The Sports Daily > Frozen Notes
The Blues are allowing too many shots and need more possession

Judging by the reaction on Twitter, the St. Louis Blues are falling apart now that they have lost two consecutive games. That’s a pretty big overreaction, but there are some critical areas the Blues need to work on moving forward.

Every team has a laundry list of things they need to adjust now that the season is rolling along. Such is the case with the Blues. One of the most troubling issues revolves around how many shots are reaching Jake Allen each game. The Blues have to help out Allen more.

Through six games, the Blues are allowing an average of 35.5 shots per game. That comes in as the fifth-most allowed in the NHL, trailing the Minnesota Wild (36.5), Chicago Blackhawks (36.5), Calgary Flames (36.3) and the Tampa Bay Lightning (35.8).

Allen has faced the second-most shots of any NHL goaltender (180). Only Mike Smith of the Flames has been asked to save more shots (211). Of those 180, Allen has successfully saved 165 for a save percentage of .917. That, combined with his GAA of 2.96, has left some fans asking for more.

To be fair, Allen has made some outstanding, world-class saves this season. He has also let in a few goals that many fans think he needs to save. Such is the life of a goaltender. Allen may need to be situationally more consistent, but the fault here really lies on the players ahead of him allowing a near constant barrage of shots.

Immediately, some may jump on the Blues for not blocking enough shots. That hasn’t been the case. The Blues have blocked 104 shots this year which is the second-most in the NHL. Only the Ottawa Senators have blocked more (105).

They key to helping Allen out relies on the Blues controlling the puck more. Currently, their possession numbers are pretty disappointing.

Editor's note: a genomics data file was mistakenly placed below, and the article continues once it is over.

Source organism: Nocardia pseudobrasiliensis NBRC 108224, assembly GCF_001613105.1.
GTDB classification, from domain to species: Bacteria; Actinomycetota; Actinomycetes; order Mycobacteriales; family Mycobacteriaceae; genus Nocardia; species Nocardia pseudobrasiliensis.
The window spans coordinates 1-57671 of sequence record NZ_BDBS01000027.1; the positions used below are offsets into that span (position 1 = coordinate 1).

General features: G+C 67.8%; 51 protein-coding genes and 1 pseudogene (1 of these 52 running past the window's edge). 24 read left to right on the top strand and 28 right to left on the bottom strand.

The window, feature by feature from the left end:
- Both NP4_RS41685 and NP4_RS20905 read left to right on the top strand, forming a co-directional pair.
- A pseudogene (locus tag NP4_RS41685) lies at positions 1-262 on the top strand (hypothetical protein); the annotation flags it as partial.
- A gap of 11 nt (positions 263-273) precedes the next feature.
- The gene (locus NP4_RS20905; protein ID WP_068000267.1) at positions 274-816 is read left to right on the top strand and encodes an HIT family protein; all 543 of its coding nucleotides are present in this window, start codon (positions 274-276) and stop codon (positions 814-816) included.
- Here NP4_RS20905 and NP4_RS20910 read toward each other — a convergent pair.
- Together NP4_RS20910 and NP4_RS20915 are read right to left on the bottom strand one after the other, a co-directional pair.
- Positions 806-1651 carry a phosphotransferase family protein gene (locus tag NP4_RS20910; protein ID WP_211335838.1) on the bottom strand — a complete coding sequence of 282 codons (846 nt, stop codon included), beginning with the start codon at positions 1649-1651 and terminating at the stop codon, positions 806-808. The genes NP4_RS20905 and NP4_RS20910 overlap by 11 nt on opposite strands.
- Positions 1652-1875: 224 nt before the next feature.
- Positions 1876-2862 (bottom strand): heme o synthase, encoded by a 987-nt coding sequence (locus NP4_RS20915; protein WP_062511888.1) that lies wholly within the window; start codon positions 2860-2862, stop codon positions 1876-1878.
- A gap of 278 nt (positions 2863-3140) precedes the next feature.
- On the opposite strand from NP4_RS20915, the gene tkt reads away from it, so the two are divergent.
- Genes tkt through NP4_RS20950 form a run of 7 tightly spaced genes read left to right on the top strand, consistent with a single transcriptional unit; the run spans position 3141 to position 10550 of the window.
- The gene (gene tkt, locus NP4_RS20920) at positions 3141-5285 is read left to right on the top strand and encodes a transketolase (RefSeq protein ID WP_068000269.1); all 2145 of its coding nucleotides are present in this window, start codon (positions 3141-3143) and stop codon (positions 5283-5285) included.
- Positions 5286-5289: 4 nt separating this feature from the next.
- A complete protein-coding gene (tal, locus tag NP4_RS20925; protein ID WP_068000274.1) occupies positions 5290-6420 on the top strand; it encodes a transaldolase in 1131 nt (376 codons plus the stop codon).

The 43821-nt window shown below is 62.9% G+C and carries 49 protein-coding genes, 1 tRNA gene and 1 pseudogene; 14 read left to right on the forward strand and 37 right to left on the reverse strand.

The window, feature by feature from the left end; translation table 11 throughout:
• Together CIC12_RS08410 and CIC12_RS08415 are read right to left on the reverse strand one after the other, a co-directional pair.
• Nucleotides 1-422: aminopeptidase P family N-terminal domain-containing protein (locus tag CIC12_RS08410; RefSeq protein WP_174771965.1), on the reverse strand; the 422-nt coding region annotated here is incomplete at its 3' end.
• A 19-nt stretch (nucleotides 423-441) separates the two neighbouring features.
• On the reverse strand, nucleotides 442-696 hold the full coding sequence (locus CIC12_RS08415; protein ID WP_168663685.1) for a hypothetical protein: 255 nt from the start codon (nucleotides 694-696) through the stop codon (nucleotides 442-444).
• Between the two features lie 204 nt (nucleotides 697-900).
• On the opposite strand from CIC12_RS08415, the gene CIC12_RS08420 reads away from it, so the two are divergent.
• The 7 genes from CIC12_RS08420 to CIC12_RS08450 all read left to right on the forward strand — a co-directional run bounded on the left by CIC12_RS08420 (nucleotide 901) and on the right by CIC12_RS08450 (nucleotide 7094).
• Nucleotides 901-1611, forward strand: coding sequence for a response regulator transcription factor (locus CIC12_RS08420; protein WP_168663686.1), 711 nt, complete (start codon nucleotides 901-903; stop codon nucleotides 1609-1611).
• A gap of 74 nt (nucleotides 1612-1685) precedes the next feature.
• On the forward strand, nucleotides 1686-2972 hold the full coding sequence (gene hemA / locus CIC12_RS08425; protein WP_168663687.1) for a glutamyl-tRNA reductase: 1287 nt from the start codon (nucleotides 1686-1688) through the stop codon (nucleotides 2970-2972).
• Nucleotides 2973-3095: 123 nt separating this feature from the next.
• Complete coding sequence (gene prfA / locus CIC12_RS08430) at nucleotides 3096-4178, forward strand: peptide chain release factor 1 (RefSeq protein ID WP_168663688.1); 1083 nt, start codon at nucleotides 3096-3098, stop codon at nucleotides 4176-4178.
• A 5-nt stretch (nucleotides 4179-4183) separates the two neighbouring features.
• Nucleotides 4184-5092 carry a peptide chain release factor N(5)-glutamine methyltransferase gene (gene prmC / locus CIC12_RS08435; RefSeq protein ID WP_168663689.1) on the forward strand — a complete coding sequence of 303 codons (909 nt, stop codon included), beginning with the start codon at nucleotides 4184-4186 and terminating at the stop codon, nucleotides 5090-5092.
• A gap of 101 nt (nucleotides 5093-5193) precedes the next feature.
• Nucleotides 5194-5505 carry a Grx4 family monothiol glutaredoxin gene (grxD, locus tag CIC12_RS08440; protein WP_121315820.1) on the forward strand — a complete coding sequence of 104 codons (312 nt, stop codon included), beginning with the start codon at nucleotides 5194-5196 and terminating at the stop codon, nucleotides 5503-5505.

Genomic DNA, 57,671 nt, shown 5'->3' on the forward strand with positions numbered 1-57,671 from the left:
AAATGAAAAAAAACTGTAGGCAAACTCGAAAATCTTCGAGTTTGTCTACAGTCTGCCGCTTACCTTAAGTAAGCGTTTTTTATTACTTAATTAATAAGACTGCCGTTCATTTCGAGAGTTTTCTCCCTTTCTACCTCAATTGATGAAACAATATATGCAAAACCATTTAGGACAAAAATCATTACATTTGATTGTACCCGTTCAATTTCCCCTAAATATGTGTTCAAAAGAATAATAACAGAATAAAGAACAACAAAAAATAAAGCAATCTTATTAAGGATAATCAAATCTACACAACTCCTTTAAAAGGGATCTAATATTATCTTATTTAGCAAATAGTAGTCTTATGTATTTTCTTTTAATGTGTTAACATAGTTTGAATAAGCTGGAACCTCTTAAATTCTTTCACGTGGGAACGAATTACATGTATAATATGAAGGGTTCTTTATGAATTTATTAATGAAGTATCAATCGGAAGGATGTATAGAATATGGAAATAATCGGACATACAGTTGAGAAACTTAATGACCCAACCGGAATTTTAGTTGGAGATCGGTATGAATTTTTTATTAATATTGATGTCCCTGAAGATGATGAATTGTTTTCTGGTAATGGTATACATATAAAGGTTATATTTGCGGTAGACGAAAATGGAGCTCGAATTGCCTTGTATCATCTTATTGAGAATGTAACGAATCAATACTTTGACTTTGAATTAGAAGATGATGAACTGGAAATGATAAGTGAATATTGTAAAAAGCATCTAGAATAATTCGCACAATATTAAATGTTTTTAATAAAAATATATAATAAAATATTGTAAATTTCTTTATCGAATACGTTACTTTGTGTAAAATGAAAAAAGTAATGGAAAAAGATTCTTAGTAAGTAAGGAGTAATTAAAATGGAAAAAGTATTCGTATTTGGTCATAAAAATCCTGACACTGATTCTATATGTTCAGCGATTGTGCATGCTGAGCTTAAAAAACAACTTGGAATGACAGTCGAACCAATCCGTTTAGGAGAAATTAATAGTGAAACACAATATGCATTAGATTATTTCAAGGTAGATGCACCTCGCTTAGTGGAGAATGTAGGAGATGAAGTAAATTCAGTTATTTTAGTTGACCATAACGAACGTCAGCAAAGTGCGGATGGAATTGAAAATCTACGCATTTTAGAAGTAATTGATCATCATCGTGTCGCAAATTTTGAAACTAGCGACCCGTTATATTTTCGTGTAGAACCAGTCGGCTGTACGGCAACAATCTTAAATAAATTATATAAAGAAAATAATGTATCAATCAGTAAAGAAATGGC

The Blues’ Corsi For % is at 43.7%. That’s the lowest Corsi For % in the NHL and illustrates how little the Blues have controlled the puck during their first six games. Adding on, the Blues’ defensive zone start percentage is at 55.5%, meaning that the Blues are taking far more draws in their own zone than in the offensive zone. Summarized, opposing teams are thoroughly dictating the game. With that in mind, it’s kind of remarkable the Blues are 4-2-0.

The issues above that are backed by statistics, as well as the visual anecdotal evidence that shows the Blues are mostly confined and sitting back, is the most worrisome aspect of the team’s start.

3 thoughts on “The Blues are allowing too many shots and need more possession

  1. The duplicate comment detection on WordPress leaves a lot to be desired, since it’s not actually *displaying* the comment from the first time around…

    First off, let me say that I’m in the camp of “don’t read too much in to NHL games in October”. It takes a while for everybody to settle in and grind the pond hockey off of the edges that acquired it during the summer. With that in mind, it’s time to read everything we can into NHL games in October…

    Reading this, my initial theory was that the third and fourth lines were dragging on the CF% substantially, so I did a little digging. Numbers are for even strength, with some surprises, from Hockey-Reference.com:

    The Blues Corsi leader is one Dmitrij Jaskin, with a CF% of 60.2%. This is leaps and bounds better than the second best on the team currently, Brayden Schenn’s 50.9%. The other wing of that line, Schwartz, is fourth at 48.1% (.3 behind Barbashev, .1 ahead of the first D on the list, Pietrangelo). I suppose we could have reasonably expected that the numbers weren’t going to be great if the team’s combined number is 43.7, of course. Now, let’s see if my theory is correct, which it’s certainly starting to look like it might not be – getting down to 43.7 from your best line posting around 50 isn’t a huge drop, after all.

    First, a quick list of lines three and four, and their CF% numbers:
    Thorburn – 42.3%
    Thompson – 41.5%
    Sundqvist – 40.5%